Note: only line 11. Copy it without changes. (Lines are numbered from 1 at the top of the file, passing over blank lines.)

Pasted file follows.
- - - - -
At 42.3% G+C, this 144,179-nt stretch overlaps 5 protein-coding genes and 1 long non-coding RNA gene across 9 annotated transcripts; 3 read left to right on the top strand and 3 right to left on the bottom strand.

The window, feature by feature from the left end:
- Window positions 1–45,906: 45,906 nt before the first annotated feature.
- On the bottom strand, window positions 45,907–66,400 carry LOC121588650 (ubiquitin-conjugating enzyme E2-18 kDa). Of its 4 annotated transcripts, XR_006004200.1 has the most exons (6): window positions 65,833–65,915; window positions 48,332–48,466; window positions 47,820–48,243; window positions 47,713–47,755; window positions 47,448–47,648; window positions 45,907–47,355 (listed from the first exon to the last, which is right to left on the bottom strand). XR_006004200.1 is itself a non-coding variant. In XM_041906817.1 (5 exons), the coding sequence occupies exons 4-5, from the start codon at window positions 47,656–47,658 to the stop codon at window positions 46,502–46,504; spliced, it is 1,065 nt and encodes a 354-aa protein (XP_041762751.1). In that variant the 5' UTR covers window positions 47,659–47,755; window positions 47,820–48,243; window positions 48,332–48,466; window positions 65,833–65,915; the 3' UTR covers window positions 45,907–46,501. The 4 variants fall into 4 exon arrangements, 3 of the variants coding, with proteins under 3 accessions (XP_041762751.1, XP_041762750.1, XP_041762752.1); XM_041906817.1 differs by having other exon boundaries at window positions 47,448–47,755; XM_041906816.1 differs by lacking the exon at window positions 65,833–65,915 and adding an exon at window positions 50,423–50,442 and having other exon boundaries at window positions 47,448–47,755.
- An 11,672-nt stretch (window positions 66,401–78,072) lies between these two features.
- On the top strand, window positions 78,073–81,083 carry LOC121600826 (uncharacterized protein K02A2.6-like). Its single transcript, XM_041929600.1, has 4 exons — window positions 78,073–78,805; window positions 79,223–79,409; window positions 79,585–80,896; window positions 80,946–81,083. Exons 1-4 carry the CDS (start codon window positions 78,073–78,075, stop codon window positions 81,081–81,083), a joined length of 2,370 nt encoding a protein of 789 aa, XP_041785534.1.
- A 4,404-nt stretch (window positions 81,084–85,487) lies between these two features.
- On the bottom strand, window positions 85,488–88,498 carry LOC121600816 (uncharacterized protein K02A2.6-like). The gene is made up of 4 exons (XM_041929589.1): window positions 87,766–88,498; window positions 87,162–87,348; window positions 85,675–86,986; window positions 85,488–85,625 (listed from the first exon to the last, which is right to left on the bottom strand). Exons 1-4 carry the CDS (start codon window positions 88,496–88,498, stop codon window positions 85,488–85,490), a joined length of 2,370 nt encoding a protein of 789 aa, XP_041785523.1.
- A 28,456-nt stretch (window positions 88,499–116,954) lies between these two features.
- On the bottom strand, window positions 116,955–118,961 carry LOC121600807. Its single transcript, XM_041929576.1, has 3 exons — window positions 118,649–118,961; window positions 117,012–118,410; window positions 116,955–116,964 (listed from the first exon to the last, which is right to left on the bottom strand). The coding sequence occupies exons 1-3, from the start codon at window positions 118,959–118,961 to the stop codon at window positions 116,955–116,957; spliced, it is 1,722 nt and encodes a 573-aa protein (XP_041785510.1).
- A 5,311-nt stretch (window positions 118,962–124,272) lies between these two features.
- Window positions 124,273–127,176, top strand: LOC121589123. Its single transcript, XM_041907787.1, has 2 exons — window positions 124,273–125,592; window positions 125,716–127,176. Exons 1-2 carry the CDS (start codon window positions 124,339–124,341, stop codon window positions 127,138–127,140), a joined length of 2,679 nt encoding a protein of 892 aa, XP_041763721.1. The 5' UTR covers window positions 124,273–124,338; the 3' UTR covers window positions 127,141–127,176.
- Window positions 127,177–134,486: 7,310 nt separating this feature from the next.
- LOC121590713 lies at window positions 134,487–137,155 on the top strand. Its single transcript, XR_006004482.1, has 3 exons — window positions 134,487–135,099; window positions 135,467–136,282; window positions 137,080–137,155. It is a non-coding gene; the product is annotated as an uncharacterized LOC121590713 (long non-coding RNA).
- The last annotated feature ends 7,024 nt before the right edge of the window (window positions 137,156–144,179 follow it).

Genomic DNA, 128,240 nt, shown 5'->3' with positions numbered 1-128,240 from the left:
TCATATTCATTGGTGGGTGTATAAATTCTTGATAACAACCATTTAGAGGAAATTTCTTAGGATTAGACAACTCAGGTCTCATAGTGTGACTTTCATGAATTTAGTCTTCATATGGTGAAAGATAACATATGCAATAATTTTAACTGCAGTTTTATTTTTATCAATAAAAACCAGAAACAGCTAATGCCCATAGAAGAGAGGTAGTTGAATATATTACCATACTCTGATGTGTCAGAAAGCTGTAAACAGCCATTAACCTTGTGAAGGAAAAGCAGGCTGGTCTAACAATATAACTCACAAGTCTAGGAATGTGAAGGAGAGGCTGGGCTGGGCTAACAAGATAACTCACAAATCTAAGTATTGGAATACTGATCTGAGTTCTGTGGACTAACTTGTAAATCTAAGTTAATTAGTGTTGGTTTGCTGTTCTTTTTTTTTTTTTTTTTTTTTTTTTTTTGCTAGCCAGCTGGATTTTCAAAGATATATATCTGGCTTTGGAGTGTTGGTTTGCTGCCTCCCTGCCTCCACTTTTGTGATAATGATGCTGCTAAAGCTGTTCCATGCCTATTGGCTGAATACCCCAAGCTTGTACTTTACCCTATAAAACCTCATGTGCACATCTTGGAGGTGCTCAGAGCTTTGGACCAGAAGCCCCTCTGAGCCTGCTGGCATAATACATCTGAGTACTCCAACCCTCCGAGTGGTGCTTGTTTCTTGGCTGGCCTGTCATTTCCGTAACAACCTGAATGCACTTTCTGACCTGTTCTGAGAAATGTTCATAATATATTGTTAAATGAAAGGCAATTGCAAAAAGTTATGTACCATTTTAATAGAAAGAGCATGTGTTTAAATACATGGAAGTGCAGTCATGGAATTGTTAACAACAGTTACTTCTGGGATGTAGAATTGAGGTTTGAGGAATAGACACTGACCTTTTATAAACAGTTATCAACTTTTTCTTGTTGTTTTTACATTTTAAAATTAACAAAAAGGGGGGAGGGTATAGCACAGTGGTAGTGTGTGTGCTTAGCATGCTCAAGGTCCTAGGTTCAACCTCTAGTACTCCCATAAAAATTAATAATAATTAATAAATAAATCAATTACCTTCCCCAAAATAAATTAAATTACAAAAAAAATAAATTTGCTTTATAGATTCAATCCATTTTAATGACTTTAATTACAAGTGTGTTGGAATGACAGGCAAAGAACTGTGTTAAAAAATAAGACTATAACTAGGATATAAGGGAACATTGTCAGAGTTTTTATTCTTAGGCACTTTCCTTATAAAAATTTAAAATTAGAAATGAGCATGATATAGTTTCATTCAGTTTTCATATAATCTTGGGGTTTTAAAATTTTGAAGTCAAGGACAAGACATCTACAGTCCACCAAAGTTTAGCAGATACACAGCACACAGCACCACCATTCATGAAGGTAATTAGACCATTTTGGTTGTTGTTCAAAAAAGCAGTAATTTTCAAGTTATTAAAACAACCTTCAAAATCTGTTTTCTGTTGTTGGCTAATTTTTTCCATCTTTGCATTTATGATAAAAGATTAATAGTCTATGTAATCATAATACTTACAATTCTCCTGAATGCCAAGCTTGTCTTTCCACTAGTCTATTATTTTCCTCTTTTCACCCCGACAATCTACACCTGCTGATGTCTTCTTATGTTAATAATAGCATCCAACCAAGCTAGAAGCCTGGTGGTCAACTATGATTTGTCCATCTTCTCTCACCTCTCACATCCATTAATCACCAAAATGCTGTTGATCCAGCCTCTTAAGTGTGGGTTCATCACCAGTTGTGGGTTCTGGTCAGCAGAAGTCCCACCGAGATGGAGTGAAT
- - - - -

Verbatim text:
- A 5,311-nt stretch (window positions 118,962–124,272) lies between these two features.